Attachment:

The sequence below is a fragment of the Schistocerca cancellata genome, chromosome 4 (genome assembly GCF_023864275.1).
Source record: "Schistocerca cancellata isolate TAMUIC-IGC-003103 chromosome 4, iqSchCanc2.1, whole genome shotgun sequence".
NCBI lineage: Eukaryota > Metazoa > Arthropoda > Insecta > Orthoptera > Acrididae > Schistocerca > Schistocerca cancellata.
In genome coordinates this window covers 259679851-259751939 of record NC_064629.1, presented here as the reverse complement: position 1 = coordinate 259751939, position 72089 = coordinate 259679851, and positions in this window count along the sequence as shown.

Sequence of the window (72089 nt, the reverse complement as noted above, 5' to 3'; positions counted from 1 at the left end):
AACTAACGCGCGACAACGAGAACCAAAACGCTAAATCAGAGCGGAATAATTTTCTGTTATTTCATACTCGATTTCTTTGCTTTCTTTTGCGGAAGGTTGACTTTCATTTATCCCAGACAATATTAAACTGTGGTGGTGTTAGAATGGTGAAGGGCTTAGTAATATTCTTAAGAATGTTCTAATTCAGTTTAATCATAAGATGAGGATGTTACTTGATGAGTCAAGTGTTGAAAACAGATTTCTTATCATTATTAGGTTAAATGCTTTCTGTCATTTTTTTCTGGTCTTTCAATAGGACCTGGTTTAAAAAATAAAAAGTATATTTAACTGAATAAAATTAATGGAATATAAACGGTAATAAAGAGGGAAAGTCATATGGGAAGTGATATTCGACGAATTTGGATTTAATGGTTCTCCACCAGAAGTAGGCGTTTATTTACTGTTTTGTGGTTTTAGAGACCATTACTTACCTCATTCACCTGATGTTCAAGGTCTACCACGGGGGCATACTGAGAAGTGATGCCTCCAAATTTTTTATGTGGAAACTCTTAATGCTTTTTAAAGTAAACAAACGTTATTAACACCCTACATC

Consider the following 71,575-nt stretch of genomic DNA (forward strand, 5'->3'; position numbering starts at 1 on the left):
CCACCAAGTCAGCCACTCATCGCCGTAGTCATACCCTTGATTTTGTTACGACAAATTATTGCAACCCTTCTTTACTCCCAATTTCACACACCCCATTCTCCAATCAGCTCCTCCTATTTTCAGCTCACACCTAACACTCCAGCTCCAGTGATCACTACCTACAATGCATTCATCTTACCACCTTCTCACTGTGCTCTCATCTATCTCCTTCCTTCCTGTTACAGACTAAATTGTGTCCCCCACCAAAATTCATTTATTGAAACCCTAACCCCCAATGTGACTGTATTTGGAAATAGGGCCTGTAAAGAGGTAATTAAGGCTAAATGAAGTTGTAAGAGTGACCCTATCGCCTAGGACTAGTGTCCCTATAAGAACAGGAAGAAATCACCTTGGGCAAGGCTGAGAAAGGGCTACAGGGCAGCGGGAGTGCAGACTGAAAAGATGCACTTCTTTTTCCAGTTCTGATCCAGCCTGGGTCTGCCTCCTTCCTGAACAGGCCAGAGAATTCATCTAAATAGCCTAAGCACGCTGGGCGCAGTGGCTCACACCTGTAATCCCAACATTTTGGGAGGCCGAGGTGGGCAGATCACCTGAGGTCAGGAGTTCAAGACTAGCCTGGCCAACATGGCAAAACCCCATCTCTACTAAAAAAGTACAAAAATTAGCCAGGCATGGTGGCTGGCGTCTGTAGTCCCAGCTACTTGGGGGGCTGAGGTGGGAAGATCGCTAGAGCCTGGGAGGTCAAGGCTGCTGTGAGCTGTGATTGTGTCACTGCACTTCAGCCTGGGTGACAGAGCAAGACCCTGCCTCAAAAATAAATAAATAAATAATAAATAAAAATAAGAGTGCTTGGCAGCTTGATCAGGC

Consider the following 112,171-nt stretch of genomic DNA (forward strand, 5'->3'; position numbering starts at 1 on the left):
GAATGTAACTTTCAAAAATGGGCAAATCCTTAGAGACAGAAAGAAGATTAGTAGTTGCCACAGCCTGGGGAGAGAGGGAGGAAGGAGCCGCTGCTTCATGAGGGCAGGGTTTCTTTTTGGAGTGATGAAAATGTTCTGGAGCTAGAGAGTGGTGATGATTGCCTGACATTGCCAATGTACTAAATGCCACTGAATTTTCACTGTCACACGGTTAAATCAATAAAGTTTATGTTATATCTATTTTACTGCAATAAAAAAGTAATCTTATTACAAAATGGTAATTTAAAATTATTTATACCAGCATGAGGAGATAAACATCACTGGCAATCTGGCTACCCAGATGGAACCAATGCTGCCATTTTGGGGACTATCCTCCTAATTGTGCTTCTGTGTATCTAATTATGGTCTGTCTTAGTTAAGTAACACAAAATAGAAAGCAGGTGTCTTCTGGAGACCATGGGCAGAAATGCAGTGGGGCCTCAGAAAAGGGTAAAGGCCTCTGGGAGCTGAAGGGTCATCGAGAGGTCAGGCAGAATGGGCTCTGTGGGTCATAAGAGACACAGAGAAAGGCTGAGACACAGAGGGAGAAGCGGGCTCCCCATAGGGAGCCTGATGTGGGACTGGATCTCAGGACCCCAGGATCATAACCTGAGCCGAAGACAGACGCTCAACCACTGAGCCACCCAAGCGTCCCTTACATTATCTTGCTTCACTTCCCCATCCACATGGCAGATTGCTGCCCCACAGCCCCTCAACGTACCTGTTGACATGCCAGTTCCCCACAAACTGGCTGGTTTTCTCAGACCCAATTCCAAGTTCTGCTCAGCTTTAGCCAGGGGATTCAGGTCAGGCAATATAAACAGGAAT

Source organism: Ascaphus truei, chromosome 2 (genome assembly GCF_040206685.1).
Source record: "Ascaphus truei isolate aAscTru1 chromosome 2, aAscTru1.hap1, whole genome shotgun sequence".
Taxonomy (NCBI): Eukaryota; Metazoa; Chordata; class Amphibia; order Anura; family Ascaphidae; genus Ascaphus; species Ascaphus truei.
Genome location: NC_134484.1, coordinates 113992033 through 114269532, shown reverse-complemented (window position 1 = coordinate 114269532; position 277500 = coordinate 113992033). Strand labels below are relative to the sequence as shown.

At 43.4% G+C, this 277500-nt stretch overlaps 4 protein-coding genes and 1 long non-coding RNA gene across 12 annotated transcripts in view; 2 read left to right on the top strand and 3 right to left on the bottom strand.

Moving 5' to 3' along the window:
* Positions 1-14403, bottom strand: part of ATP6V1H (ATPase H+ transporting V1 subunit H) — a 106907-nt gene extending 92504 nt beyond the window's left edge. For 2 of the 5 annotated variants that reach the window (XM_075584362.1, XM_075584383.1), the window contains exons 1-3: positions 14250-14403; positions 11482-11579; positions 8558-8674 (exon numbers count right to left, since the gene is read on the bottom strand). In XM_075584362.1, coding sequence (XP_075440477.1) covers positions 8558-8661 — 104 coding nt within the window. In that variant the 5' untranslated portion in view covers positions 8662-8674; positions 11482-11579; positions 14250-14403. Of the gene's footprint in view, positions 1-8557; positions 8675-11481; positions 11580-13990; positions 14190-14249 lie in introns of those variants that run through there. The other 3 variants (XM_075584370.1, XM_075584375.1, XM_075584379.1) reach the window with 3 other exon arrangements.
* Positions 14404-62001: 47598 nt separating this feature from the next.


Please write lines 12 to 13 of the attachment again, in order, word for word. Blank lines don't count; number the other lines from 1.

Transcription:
Source record: "Ascaphus truei isolate aAscTru1 chromosome 2, aAscTru1.hap1, whole genome shotgun sequence".
Taxonomy (NCBI): Eukaryota; Metazoa; Chordata; class Amphibia; order Anura; family Ascaphidae; genus Ascaphus; species Ascaphus truei.